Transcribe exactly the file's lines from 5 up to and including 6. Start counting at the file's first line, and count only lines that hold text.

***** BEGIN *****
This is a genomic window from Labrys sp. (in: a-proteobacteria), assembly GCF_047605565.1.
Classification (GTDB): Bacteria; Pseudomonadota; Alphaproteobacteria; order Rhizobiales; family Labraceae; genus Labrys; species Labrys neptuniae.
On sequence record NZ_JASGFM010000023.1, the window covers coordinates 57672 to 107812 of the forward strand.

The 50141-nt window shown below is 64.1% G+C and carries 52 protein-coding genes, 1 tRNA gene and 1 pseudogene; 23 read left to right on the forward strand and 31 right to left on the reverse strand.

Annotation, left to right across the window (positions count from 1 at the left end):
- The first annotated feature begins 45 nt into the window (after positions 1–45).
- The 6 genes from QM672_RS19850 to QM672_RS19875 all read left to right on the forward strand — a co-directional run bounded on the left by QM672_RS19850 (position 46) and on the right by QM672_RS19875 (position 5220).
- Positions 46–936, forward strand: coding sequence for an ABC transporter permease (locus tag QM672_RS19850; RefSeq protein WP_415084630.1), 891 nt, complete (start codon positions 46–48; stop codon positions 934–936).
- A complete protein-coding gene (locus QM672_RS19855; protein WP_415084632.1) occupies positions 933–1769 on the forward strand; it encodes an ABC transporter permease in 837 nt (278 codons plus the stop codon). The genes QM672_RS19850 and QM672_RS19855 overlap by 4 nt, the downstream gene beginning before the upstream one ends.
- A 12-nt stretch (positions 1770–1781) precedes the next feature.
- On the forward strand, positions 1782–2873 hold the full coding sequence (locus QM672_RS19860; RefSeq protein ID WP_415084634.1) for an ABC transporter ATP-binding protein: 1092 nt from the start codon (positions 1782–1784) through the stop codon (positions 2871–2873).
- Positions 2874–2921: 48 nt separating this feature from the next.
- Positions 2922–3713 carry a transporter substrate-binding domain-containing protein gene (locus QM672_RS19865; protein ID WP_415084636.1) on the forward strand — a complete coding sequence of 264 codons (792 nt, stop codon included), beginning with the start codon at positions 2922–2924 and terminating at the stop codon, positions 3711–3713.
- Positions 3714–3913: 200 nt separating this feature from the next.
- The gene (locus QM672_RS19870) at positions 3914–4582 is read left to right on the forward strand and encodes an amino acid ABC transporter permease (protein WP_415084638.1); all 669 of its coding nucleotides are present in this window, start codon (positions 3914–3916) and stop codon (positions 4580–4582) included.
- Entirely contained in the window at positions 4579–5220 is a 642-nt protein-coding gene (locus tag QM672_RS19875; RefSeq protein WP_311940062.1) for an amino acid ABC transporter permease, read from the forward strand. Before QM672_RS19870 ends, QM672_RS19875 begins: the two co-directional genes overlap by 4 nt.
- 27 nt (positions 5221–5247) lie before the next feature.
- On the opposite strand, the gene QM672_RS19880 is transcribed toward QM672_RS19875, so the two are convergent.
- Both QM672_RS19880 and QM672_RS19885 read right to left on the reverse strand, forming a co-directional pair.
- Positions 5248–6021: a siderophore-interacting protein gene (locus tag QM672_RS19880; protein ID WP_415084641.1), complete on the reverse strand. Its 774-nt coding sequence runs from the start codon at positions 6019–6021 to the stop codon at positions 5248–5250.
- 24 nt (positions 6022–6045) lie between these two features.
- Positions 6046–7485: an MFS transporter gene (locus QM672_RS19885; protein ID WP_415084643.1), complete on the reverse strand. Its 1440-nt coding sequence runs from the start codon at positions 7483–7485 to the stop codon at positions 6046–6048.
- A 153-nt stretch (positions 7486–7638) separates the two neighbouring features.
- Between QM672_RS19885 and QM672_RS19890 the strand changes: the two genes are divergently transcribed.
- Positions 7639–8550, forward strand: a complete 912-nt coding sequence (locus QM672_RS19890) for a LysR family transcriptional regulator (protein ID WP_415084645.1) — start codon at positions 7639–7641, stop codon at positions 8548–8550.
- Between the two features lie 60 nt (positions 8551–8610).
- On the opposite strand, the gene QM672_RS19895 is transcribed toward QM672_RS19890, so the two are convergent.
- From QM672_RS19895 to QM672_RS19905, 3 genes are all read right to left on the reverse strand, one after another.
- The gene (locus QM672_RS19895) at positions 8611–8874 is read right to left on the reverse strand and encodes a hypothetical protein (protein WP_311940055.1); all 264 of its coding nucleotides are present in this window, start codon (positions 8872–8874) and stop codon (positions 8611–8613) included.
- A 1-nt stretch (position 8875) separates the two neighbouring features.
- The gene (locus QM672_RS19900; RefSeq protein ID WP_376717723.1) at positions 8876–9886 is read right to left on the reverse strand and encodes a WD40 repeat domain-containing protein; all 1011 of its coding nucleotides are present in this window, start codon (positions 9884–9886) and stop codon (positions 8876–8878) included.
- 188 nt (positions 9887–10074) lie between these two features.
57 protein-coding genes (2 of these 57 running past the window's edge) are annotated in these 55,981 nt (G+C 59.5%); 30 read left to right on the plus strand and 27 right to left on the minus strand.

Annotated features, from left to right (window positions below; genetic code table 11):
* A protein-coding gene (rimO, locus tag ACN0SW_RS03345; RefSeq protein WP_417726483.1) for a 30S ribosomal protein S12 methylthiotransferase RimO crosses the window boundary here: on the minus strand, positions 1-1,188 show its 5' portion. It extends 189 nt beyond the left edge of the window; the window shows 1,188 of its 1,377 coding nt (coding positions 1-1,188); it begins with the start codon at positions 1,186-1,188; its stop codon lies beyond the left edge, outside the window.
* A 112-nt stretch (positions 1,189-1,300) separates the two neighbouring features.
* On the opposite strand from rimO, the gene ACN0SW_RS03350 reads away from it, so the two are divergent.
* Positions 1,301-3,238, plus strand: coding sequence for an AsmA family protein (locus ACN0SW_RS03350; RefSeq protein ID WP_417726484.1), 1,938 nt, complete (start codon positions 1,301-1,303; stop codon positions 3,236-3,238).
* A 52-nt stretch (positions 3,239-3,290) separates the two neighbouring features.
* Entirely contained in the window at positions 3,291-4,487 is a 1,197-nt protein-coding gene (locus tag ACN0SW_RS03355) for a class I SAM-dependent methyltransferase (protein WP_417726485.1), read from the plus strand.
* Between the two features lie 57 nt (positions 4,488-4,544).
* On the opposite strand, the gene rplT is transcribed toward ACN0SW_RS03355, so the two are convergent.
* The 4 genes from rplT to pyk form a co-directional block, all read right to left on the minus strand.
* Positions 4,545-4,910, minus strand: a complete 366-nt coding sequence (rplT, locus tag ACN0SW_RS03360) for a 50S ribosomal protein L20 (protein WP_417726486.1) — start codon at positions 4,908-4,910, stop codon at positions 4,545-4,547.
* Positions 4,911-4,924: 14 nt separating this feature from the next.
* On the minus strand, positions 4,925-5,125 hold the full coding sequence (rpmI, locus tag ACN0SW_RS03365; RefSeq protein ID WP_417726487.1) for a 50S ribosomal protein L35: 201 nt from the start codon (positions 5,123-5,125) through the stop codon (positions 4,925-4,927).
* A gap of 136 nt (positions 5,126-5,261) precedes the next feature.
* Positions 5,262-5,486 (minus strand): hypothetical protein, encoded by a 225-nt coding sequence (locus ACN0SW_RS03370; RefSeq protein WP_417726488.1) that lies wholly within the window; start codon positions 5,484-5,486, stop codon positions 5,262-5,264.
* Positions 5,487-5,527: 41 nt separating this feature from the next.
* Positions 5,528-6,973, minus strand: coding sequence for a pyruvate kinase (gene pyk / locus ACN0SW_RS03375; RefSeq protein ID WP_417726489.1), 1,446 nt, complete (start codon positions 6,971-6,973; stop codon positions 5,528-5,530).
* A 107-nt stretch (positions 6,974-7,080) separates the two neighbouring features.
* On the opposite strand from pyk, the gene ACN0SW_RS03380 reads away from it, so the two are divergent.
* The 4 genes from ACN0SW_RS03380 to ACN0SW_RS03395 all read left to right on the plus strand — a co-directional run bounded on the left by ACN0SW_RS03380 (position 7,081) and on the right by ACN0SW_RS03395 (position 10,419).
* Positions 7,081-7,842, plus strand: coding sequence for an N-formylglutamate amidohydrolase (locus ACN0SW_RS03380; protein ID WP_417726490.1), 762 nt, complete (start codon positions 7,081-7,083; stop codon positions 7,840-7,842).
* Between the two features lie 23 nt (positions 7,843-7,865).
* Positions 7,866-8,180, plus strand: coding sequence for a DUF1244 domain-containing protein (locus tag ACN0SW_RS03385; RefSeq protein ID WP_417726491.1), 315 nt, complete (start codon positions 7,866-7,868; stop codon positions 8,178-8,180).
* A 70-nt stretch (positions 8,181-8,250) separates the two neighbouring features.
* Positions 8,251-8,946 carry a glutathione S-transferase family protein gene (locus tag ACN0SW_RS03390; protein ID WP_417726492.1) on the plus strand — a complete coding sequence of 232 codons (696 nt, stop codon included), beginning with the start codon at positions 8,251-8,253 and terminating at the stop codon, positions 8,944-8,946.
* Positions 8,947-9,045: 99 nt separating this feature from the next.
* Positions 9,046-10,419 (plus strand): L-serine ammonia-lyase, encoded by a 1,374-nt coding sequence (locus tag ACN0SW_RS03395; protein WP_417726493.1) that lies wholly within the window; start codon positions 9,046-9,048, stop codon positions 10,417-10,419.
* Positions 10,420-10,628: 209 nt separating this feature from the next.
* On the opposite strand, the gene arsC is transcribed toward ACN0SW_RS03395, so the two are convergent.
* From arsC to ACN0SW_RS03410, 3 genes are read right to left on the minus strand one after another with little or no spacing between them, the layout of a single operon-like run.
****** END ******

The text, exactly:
Annotation, left to right across the window (positions count from 1 at the left end):
- The first annotated feature begins 45 nt into the window (after positions 1–45).